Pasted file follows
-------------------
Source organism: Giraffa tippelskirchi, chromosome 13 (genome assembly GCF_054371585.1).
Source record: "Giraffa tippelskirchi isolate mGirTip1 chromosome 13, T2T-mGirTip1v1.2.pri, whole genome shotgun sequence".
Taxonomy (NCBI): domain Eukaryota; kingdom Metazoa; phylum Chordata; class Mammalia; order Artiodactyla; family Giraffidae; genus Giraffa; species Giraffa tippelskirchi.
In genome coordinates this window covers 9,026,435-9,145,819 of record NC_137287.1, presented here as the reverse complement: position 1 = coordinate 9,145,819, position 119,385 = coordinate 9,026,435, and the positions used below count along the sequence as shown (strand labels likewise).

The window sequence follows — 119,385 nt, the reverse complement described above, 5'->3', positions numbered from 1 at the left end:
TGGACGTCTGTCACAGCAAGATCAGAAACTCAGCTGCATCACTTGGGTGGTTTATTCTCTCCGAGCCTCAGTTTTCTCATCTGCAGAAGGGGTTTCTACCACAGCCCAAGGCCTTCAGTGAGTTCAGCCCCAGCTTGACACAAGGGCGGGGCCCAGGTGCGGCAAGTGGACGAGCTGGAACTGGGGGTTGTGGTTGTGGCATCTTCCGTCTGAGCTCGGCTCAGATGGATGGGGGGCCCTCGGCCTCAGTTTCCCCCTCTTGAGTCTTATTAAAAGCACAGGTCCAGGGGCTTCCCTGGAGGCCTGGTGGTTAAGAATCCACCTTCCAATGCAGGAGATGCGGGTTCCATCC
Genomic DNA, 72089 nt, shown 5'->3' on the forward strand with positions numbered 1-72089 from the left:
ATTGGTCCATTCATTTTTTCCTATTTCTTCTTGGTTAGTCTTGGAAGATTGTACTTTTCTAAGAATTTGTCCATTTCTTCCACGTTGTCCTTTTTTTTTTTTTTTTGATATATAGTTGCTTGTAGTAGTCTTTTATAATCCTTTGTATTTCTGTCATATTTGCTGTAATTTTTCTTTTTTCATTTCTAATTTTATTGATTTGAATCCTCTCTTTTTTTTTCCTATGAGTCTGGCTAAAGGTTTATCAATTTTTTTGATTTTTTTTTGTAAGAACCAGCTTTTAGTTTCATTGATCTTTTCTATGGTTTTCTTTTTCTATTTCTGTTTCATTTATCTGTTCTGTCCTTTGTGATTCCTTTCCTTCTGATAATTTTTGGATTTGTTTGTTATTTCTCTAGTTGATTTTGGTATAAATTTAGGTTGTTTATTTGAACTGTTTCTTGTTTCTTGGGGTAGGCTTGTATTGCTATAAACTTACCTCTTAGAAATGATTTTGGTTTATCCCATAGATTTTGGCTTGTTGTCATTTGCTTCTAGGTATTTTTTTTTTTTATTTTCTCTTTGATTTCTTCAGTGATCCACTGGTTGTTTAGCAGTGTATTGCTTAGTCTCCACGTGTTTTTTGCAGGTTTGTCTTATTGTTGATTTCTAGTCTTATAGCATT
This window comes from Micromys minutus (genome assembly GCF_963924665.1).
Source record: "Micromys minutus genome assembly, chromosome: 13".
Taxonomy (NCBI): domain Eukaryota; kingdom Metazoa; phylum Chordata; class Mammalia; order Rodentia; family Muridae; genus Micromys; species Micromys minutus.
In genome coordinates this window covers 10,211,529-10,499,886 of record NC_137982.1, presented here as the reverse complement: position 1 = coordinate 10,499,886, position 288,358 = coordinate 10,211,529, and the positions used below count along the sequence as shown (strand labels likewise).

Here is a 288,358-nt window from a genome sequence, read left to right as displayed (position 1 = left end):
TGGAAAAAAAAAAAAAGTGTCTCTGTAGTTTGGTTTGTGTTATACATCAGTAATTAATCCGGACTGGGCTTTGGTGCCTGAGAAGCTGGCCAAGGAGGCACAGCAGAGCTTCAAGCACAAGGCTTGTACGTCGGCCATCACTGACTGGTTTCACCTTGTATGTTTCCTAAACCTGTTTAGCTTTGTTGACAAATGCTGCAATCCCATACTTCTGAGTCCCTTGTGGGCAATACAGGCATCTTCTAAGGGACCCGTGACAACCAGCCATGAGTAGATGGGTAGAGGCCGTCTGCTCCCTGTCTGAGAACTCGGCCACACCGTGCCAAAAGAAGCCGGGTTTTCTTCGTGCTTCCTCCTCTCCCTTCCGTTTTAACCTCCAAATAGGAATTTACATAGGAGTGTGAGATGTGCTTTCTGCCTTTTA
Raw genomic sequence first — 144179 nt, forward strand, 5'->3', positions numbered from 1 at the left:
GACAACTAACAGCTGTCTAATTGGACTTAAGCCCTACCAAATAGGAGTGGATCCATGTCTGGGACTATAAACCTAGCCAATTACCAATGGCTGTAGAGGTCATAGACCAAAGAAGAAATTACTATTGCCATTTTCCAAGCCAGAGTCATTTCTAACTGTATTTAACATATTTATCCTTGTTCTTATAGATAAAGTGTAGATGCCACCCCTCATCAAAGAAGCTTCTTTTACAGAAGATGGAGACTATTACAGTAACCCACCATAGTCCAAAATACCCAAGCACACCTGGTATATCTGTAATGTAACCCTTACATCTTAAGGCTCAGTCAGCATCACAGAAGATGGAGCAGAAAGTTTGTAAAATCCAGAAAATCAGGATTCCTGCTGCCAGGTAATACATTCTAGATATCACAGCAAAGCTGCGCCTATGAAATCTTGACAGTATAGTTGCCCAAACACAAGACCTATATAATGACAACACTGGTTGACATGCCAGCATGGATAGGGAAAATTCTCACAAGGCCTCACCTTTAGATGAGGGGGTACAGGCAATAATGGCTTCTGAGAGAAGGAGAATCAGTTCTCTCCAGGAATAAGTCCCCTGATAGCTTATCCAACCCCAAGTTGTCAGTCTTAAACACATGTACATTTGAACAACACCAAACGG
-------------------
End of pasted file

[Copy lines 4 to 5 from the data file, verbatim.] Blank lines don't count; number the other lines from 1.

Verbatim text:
In genome coordinates this window covers 9,026,435-9,145,819 of record NC_137287.1, presented here as the reverse complement: position 1 = coordinate 9,145,819, position 119,385 = coordinate 9,026,435, and the positions used below count along the sequence as shown (strand labels likewise).

The window sequence follows — 119,385 nt, the reverse complement described above, 5'->3', positions numbered from 1 at the left end: